With the PP3DP filament having proven itself admirably in the Stratasys, I ran more parts with the material and set up a job consisting of a little box to hold ER-16 collets and a paintball gun trigger frame. Since I don’t like to have the machine powered up and sitting idle at full temperature for long periods (thereby cooking the filament), I try to adjust the parameters so that the job will complete during the day, allowing me to immediately start up a new job, or power down the machine. There’s a few methods that I use for this – I can add or remove parts from the job, I can adjust the infill density (turning on the crosshatch options for a faster ‘sparse’ infill), or I can change the layer thickness (thinner layers give more precise parts but take longer). For this particular job, I wanted to use a sparse infill to conserve material, and wound up changing the layer thickness to 0.007″ down from the normal 0.010″.
This adjustment of the layer thickness also affects the base layers (‘raft’ in RepRap speak), and since the foam build base I currently have in the machine is getting a bit ratty, I increased the number of base layers from the normal 5 to 10 for a total base height of 0.070″ to traverse the increasingly rough terrain of the foam (I have a box full of new foam bases – I should just replace the darn thing). While I had run 0.007″ layers with the PA-747 and MG47 materials, I had never done so with support material. I watched the base layers progress to see how well they’d form with a smaller slice height.
On the right side of the base, you can see a bit of waviness on some of the roads in the center. As the nozzle would make a pass, the ‘wall’ that was being formed would flop slightly to the side – the long straight lines of the roads didn’t help the wall stiffness any. As the freshly deposited topmost road cooled and contracted, the wall would return mostly to normal shape, but some waviness remained. On the left side, the top layer of the base is being laid down, and the support material actually started ‘bunching up’ in spots, resulting in a raised, rough surface. I knew this would probably cause the model to become too infused with the support to allow the two to separate easily, but I let it run anyhow.
When complete, I had significant warping and lifting on the corners of the trigger frame part, though support for holes and overhangs worked beautifully. The poor adhesion to the base could be due to the concave surface on that face of the part – rather than having a solid face, the support layers under the trigger frame are an open crosshatch, so there’s not as much contact area. The box halves fared better, though I had highly variable adhesion to the base layer (rotten at corners, yet fused together where I had roughness on the base layer).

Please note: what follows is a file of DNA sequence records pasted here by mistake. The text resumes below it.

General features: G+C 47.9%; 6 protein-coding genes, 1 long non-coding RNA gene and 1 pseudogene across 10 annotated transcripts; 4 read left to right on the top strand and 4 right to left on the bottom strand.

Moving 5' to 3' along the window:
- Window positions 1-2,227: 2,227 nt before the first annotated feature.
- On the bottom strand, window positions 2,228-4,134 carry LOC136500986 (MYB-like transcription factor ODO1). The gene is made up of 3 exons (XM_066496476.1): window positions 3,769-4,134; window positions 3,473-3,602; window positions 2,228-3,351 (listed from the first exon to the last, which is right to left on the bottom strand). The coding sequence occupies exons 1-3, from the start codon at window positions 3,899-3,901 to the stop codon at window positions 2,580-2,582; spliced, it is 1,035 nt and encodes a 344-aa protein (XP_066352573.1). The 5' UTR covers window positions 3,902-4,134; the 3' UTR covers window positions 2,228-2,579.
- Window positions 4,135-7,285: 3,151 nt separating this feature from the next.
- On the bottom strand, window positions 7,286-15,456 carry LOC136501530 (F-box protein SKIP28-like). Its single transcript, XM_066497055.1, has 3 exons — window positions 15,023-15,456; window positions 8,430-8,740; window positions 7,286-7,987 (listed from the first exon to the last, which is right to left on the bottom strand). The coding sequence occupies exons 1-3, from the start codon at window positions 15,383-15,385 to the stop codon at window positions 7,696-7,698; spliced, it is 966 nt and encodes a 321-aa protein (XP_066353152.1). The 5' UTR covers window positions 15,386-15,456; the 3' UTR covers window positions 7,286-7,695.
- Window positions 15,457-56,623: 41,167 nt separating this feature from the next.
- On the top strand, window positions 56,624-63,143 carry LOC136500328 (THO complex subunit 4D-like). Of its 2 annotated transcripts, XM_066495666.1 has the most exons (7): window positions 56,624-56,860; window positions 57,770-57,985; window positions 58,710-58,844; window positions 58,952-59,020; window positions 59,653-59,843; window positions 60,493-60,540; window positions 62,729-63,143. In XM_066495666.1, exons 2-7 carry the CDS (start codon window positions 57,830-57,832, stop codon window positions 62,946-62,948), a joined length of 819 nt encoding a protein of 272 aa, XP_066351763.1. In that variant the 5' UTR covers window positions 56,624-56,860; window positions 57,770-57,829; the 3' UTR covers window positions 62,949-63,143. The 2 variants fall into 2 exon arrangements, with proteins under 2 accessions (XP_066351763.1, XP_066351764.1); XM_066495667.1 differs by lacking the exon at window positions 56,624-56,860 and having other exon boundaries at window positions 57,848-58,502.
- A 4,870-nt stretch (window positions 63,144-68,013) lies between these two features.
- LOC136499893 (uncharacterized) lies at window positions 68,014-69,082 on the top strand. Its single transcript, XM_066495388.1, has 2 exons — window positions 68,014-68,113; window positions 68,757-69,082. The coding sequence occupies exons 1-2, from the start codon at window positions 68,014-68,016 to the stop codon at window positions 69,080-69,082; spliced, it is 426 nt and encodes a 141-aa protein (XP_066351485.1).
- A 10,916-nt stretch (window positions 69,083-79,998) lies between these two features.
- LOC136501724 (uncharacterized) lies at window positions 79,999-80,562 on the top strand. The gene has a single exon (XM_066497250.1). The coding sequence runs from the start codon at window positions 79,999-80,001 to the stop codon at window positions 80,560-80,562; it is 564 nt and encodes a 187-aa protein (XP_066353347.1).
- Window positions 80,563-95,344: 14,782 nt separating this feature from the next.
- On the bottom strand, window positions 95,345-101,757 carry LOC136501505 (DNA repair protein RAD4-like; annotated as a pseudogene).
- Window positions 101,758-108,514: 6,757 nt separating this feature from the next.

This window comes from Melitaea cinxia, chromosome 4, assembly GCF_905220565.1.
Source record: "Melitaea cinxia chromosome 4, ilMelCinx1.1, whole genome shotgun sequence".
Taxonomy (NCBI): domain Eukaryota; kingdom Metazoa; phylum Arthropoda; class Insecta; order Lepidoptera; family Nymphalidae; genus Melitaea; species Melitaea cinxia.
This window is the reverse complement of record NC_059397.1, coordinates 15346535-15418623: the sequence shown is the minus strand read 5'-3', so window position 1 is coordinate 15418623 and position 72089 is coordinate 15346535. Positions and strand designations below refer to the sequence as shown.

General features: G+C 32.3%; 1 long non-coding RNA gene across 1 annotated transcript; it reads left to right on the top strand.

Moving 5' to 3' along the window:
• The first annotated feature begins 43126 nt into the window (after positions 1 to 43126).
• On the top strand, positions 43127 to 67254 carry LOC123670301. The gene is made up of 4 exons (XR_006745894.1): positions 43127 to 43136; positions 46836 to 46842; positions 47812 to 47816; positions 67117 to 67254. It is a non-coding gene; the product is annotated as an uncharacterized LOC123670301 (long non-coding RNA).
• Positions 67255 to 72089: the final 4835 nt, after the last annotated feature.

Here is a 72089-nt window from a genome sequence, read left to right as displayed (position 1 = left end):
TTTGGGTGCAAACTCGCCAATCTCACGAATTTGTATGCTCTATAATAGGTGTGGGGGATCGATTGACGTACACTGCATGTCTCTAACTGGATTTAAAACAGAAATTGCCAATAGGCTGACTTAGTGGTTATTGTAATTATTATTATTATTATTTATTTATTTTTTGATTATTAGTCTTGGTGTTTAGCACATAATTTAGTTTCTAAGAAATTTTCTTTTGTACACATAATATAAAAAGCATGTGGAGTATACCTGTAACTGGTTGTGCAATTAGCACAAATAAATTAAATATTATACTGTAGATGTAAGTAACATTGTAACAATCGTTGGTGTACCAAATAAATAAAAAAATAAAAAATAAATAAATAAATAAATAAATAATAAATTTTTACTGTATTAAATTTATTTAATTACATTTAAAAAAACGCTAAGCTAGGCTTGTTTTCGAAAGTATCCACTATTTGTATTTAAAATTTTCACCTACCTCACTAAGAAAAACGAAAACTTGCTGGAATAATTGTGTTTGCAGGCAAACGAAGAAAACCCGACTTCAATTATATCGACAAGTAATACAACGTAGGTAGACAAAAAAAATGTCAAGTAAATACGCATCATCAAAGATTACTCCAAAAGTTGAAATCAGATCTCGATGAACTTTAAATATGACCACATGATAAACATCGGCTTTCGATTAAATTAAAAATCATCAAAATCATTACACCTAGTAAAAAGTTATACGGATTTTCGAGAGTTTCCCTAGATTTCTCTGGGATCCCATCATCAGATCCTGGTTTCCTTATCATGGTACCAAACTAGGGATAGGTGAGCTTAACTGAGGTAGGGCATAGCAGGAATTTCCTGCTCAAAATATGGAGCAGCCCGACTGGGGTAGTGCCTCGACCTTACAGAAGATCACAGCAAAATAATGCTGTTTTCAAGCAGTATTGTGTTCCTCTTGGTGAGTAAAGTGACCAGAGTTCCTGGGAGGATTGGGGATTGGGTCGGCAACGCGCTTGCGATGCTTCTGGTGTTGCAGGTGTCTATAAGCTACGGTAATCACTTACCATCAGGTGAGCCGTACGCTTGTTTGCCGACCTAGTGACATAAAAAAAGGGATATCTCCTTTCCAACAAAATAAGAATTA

Although I hadn’t run the MG47 with support, I wondered if the lower die swell of the MG47 helped provide such good results when running at a 0.007″ slice height. I realized that I had never checked the die swell of the P400S support material, so I finally checked it – a whopping 0.020″! It makes sense that the support material wouldn’t act as kindly with such a small layer height – it wants to swell up, as it’s being ‘smeared’ to a road width much greater than the road thickness.
At this point I wondered if newer algorithms and flow curves present in Insight might make 7 thou base layers behave a little better. Unfortunately, Insight never had support for the 1600 (and official support for the entire FDM thousand series machines was dropped at the end of the version 6 lifespan), though it can generate output for the 1650. Given that there are a number of 1650s still in use, yet I’m the only one I know of with a 1600, it was possible that differences between the two are minimal. In looking through generated output from QuickSlice for the two models, it looked like parameters were very similar (though the 1650 is run a little faster). I crossed my fingers, set up Insight to send to a 1650 and let it rip on a Mendel test part at a 0.010″ slice height. Wonder of wonders, it ran without a hitch – a part that would take an hour in Quickslice would take only about 45 minutes through Insight! I set up a whole plate of Mendel parts, and it ran equally well. I then tried a small part at a 0.007″ slice height in Insight – it ran fine, so perhaps having a large surface area for the base is an issue. Insight also has several support styles available, so I’ll need to play with those settings as well.